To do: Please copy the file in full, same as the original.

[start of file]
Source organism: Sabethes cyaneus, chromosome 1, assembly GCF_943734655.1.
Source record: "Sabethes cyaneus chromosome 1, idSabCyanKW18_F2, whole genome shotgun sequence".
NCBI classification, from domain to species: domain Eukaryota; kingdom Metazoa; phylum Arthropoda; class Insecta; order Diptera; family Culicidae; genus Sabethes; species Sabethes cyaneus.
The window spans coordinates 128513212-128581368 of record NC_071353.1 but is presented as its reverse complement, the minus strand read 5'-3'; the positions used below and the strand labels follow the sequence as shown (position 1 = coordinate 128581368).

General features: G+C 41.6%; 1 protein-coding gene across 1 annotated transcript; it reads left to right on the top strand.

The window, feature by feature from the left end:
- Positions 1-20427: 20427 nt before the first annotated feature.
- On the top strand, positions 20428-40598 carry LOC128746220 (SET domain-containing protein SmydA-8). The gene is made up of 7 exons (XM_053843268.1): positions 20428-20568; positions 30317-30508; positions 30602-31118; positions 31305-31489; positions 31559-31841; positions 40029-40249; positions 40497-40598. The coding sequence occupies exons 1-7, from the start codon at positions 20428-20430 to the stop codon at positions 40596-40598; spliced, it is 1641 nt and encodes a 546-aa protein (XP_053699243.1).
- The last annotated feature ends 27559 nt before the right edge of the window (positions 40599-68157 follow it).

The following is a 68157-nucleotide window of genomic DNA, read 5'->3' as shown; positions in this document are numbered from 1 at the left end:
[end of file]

Source organism: Sabethes cyaneus, chromosome 1, assembly GCF_943734655.1.
Source record: "Sabethes cyaneus chromosome 1, idSabCyanKW18_F2, whole genome shotgun sequence".
NCBI classification, from domain to species: domain Eukaryota; kingdom Metazoa; phylum Arthropoda; class Insecta; order Diptera; family Culicidae; genus Sabethes; species Sabethes cyaneus.
The window spans coordinates 128513212-128581368 of record NC_071353.1 but is presented as its reverse complement, the minus strand read 5'-3'; the positions used below and the strand labels follow the sequence as shown (position 1 = coordinate 128581368).

General features: G+C 41.6%; 1 protein-coding gene across 1 annotated transcript; it reads left to right on the top strand.

The window, feature by feature from the left end:
- Positions 1-20427: 20427 nt before the first annotated feature.
- On the top strand, positions 20428-40598 carry LOC128746220 (SET domain-containing protein SmydA-8). The gene is made up of 7 exons (XM_053843268.1): positions 20428-20568; positions 30317-30508; positions 30602-31118; positions 31305-31489; positions 31559-31841; positions 40029-40249; positions 40497-40598. The coding sequence occupies exons 1-7, from the start codon at positions 20428-20430 to the stop codon at positions 40596-40598; spliced, it is 1641 nt and encodes a 546-aa protein (XP_053699243.1).
- The last annotated feature ends 27559 nt before the right edge of the window (positions 40599-68157 follow it).

The following is a 68157-nucleotide window of genomic DNA, read 5'->3' as shown; positions in this document are numbered from 1 at the left end: